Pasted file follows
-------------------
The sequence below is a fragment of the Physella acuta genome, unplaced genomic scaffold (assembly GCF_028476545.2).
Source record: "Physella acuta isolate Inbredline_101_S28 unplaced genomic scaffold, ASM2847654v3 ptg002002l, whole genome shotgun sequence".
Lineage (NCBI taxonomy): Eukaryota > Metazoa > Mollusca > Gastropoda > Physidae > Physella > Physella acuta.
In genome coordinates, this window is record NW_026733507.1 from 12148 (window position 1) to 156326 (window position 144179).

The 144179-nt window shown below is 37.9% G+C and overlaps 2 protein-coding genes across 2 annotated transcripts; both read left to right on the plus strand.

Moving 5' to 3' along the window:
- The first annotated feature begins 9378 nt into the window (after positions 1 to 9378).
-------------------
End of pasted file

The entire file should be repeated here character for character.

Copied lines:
The sequence below is a fragment of the Physella acuta genome, unplaced genomic scaffold (assembly GCF_028476545.2).
Source record: "Physella acuta isolate Inbredline_101_S28 unplaced genomic scaffold, ASM2847654v3 ptg002002l, whole genome shotgun sequence".
Lineage (NCBI taxonomy): Eukaryota > Metazoa > Mollusca > Gastropoda > Physidae > Physella > Physella acuta.
In genome coordinates, this window is record NW_026733507.1 from 12148 (window position 1) to 156326 (window position 144179).

The 144179-nt window shown below is 37.9% G+C and overlaps 2 protein-coding genes across 2 annotated transcripts; both read left to right on the plus strand.

Moving 5' to 3' along the window:
- The first annotated feature begins 9378 nt into the window (after positions 1 to 9378).